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Just When You Thought MFA is Secure - Cisco Duo’s Multifactor Authentication Service Breached


 

Cisco Duo is a multi-factor authentication and Single Sign-On service used by corporations to provide secure access to internal networks and corporate applications. About 1% of the Cisco Duo MFA and single sign-on provider’s business customers were impacted by a breach.

 

It was reported that a third-party telephony service provider for Cisco Duo fell prey to social engineering, and the company advised customer vigilance against subsequent phishing attacks.

 

Cisco Duo has more than 100,000 customers globally, and, following the breach, roughly 1,000 of those business customers are now at risk, according to Cisco’s assessment. 


“Cisco is actively working with the supplier to investigate and address the incident,” a company spokesperson said. 


The attacker exfiltrated message logs containing phone numbers, carrier information, geographic data, and the date, time, and type of message sent. 

Cisco said impacted customers can request a copy of the message logs stolen by the attacker.

 

MFA and single-sign on providers are regularly targeted by cybercriminals. 

 


What Should I Do To Protect My Duo?

 

There are a few things you can do to protect your organization's Duo users:


1. Contact Duo

If you believe you have been affected by the breach, Duo encourages you to contact them at msp@duo.com. Duo's third-party provider has given Duo a copy of the stolen message logs, and Duo will provide you with a copy of any logs pertaining to your organization.


2. Train your users to be vigilant

Cisco Duo advises their customers to "be vigilant and report any suspected social engineering attacks" and "consider educating your users on the risks posed by social engineering attacks and investigating any suspicious activity". Indeed, proactive training is a critical part of any security strategy.


3. Move away from SMS/voice-based MFA

SMS and VOIP technologies were never built to be security tools. They're communications protocols, pure and simple. Any authentication process that relies on them is easily exploitable, as countless breaches like this one demonstrate every week.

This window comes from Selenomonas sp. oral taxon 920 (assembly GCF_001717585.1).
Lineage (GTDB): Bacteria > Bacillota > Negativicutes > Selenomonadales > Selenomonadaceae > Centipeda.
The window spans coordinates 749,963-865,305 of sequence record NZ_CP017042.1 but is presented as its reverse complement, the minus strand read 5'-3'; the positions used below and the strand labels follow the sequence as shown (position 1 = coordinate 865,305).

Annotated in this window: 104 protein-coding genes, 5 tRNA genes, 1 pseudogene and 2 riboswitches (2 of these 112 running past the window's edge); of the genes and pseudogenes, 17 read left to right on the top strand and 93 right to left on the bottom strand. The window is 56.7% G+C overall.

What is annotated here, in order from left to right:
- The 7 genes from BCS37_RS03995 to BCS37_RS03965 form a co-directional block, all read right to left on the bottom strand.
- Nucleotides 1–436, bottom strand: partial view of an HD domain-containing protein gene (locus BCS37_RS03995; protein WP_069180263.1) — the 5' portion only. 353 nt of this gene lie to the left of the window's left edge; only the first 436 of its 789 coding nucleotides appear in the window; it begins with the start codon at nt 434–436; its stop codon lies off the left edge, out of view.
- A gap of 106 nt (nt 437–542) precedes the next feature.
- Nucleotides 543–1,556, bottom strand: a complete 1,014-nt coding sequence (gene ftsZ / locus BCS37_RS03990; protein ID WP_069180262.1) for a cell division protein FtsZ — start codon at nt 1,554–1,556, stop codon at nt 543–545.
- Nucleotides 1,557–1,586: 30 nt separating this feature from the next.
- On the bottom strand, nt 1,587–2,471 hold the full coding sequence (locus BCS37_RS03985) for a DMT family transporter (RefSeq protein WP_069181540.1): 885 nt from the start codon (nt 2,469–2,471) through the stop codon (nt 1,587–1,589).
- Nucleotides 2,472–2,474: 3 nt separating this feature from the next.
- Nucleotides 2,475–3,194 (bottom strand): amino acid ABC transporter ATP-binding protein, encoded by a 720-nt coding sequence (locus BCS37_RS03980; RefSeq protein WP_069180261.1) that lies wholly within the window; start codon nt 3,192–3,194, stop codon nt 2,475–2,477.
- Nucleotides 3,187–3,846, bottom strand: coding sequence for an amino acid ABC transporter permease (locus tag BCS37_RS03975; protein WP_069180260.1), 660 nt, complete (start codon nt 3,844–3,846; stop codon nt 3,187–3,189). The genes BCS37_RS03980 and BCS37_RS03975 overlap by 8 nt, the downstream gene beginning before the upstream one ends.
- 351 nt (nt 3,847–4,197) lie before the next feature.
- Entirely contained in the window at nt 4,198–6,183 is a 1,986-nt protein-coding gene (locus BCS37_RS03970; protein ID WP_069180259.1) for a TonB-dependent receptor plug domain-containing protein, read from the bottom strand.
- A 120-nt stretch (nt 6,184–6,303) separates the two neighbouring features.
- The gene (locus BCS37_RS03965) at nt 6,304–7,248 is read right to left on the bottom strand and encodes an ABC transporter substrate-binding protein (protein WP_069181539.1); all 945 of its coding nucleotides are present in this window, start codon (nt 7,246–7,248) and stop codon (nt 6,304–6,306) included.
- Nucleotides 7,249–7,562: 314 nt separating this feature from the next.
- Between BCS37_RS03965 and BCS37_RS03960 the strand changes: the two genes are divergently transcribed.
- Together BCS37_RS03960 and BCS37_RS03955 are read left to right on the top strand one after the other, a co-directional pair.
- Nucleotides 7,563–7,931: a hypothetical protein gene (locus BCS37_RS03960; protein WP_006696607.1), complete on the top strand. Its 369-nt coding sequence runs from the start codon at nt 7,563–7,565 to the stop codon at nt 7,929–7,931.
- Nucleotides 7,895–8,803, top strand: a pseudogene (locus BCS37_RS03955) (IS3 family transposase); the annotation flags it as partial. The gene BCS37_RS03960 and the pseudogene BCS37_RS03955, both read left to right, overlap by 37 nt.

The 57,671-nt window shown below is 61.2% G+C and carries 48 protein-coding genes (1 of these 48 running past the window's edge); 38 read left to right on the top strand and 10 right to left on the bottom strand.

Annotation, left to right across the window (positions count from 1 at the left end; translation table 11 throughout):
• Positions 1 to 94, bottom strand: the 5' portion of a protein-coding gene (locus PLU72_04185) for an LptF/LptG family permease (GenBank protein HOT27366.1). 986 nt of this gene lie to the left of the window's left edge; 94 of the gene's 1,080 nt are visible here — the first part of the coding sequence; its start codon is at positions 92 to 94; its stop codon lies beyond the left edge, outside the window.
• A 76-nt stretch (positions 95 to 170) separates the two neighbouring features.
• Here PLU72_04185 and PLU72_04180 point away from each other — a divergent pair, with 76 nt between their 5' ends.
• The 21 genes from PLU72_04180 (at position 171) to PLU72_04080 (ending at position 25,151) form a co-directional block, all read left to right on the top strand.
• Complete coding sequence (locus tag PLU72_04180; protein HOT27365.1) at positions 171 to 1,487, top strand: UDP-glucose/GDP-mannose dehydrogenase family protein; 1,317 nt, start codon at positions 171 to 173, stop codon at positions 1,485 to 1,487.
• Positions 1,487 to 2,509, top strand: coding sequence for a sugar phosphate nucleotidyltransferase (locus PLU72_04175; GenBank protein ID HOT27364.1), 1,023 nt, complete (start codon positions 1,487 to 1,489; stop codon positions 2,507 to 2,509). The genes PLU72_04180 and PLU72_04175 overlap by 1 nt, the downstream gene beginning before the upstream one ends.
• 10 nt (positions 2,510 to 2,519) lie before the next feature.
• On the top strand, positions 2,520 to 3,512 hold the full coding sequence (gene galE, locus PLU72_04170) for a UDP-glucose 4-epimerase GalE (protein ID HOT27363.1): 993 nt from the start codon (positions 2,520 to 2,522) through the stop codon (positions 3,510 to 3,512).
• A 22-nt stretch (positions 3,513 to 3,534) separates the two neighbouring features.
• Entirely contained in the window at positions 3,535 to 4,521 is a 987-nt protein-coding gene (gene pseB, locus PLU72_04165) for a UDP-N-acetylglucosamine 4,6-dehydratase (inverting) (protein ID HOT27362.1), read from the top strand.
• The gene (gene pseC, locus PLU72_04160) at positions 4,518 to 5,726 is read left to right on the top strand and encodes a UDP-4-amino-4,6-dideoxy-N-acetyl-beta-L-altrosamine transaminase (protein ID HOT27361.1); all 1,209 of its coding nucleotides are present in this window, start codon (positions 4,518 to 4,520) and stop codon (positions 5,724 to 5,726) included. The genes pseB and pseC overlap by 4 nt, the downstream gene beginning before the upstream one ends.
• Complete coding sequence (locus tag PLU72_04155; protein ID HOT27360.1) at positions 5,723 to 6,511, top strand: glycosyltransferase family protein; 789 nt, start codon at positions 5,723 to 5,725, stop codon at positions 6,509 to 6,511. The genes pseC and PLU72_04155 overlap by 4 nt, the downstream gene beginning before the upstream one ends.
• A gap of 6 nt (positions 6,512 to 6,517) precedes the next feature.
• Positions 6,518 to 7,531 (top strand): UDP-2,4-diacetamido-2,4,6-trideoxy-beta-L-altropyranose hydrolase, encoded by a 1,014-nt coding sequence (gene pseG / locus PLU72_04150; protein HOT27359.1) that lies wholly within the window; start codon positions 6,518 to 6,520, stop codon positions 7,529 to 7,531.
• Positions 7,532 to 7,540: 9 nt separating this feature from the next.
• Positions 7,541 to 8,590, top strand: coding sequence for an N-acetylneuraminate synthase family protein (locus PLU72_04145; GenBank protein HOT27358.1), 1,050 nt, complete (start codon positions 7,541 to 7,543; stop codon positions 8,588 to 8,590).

As many Redditors have pointed out in the r/MSP thread, multi-factor authentication via text message or phone call is not secure. Security-conscious companies are already moving to phishing-resistant MFA via biometrics, automated visual verification, or physical security key.


4. Protect your MFA reset process

MFA resets are a notoriously popular vector for account takeovers. Bad actors like Scattered Spider exploit insecure verification methods (including SMS and VOIP messages) to reset MFA tokens, then register a new device so they can send MFA codes to one they control.


Some companies require their users to call the IT helpdesk to reset their MFA. But this leads to agents being overwhelmed by lengthy, frustrating MFA reset tickets. This also leaves your helpdesk vulnerable to the social engineering attacks that Scattered Spider is so good at.  We wrote about this risk in one of our information sharing bulletins here.


In summary, bad actors are attempting everyday to hack your systems, steal your information and the best protections is training, monitoring of your systems, and being proactive. Reach out to us if you have any questions about how best to protect your company.


References:


 

How can CyberForce|Q services help you address this risk?


Incident Response is a time-based situation and CyberForce|Q can assist with a potential incident in your environment. Our experienced Incident Response Team can be deployed 24x7x365 – reach out to solutions@cyberforceq.com.


Learn more about CyberForce|Q.



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